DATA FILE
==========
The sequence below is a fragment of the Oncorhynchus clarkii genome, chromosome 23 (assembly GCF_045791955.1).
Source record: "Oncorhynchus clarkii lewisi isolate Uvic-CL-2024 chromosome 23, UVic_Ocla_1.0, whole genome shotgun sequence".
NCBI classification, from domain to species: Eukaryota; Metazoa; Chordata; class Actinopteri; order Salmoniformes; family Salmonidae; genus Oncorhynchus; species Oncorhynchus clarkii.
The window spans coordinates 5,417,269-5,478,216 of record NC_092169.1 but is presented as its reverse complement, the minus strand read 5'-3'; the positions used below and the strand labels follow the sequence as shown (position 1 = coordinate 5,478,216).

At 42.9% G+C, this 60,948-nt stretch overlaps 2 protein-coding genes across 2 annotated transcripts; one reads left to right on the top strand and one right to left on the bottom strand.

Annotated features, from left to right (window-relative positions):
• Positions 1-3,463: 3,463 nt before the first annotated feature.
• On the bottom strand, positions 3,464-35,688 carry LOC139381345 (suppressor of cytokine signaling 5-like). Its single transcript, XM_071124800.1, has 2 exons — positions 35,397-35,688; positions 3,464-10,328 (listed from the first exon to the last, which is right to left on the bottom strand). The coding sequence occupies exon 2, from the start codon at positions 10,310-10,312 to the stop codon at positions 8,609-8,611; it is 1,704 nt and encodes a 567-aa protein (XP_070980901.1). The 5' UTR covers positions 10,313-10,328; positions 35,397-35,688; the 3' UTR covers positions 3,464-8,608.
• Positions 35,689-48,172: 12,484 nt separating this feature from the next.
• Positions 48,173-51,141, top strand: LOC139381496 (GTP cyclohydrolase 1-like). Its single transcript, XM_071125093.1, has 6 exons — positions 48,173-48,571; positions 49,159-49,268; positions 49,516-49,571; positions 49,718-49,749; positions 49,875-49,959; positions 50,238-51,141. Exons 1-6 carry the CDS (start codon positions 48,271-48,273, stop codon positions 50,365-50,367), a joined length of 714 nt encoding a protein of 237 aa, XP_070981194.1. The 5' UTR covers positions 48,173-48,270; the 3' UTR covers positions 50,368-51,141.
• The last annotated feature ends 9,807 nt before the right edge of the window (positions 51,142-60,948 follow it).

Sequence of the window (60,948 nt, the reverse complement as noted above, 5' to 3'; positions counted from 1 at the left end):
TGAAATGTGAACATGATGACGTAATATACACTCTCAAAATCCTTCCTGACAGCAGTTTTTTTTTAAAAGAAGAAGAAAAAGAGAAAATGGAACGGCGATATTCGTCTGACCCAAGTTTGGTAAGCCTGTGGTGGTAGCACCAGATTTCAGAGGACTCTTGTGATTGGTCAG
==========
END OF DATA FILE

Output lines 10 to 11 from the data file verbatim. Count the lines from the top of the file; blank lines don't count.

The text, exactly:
• Positions 48,173-51,141, top strand: LOC139381496 (GTP cyclohydrolase 1-like). Its single transcript, XM_071125093.1, has 6 exons — positions 48,173-48,571; positions 49,159-49,268; positions 49,516-49,571; positions 49,718-49,749; positions 49,875-49,959; positions 50,238-51,141. Exons 1-6 carry the CDS (start codon positions 48,271-48,273, stop codon positions 50,365-50,367), a joined length of 714 nt encoding a protein of 237 aa, XP_070981194.1. The 5' UTR covers positions 48,173-48,270; the 3' UTR covers positions 50,368-51,141.
• The last annotated feature ends 9,807 nt before the right edge of the window (positions 51,142-60,948 follow it).